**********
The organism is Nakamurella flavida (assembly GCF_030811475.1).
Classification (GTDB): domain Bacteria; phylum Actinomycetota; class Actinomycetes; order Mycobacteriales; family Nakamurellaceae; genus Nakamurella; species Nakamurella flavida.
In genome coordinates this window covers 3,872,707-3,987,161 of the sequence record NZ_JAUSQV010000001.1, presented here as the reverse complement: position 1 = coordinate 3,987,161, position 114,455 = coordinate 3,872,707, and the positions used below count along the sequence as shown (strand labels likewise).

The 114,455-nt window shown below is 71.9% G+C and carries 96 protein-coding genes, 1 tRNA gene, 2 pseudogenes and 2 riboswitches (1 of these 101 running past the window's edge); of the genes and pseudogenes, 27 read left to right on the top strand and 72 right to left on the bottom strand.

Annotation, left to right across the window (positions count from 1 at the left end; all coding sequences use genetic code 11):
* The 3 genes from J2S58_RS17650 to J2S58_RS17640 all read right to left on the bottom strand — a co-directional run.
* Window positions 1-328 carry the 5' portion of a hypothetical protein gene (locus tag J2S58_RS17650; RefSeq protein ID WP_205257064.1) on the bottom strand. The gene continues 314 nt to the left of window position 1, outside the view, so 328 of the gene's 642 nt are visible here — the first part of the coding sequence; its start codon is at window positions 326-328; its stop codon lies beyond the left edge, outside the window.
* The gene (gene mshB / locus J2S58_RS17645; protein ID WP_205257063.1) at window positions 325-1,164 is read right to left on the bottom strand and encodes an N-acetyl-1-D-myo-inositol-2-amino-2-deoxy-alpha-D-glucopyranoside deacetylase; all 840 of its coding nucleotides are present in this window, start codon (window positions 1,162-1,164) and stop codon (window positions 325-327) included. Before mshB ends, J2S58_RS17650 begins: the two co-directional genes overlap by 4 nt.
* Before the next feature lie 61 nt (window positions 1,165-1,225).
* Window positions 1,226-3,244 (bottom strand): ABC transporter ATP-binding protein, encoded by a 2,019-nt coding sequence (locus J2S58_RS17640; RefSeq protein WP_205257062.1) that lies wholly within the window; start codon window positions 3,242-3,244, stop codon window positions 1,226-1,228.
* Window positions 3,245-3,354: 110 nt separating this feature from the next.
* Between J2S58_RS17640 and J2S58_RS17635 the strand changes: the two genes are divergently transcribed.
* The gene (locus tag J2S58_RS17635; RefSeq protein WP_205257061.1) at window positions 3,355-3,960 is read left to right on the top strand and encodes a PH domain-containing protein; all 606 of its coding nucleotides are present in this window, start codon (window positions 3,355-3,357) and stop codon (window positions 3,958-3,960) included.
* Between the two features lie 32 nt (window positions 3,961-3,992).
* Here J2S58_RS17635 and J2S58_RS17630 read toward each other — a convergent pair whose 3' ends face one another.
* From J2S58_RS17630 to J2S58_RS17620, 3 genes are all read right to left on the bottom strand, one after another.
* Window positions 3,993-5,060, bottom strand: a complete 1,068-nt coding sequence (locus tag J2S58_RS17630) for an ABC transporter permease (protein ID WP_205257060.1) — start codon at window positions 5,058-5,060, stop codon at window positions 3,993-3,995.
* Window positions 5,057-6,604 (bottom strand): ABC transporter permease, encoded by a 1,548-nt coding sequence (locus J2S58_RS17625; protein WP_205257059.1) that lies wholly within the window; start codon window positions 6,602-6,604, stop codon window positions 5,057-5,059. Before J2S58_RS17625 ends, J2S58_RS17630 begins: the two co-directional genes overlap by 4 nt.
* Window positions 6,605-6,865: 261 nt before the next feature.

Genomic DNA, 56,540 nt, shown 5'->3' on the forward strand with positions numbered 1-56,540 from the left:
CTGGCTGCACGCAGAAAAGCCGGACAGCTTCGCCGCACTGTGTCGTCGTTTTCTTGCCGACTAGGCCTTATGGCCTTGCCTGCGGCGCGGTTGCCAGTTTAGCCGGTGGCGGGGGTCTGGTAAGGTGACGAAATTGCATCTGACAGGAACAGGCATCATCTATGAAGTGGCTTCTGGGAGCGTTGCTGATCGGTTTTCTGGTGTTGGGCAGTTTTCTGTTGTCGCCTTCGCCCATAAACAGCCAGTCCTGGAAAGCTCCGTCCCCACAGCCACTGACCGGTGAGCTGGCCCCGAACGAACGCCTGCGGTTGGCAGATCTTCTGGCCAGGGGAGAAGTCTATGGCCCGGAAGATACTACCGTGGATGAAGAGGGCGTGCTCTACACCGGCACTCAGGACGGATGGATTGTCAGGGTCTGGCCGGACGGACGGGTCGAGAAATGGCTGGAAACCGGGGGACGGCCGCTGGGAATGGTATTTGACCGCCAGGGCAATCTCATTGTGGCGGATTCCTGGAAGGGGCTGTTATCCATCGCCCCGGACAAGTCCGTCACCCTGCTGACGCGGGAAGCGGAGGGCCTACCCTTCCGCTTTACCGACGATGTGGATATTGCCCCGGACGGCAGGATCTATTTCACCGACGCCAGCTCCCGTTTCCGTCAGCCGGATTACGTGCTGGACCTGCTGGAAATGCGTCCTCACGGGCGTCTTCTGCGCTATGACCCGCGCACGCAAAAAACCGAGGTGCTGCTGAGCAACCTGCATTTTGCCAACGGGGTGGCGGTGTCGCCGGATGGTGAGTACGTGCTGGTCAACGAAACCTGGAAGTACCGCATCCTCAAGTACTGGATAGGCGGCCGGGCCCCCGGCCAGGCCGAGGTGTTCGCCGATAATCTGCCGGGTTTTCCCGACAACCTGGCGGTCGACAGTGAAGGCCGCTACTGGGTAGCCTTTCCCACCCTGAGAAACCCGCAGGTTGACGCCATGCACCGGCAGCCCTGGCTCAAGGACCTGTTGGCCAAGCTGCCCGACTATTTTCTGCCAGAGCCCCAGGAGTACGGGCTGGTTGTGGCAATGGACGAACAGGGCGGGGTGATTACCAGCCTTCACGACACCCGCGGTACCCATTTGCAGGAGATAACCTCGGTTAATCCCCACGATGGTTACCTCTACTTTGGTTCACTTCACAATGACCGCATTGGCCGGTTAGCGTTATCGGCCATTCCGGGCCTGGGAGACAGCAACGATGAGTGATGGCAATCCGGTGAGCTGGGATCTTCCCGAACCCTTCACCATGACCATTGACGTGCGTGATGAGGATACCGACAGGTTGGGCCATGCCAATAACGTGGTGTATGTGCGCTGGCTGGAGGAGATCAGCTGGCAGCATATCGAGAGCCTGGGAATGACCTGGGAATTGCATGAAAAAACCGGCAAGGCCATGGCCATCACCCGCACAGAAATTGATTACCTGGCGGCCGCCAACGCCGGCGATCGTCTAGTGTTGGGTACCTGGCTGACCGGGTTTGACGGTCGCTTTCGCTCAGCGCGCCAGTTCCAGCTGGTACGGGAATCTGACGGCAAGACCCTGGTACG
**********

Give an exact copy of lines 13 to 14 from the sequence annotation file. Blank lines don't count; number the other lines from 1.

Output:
* The gene (locus tag J2S58_RS17635; RefSeq protein WP_205257061.1) at window positions 3,355-3,960 is read left to right on the top strand and encodes a PH domain-containing protein; all 606 of its coding nucleotides are present in this window, start codon (window positions 3,355-3,357) and stop codon (window positions 3,958-3,960) included.
* Between the two features lie 32 nt (window positions 3,961-3,992).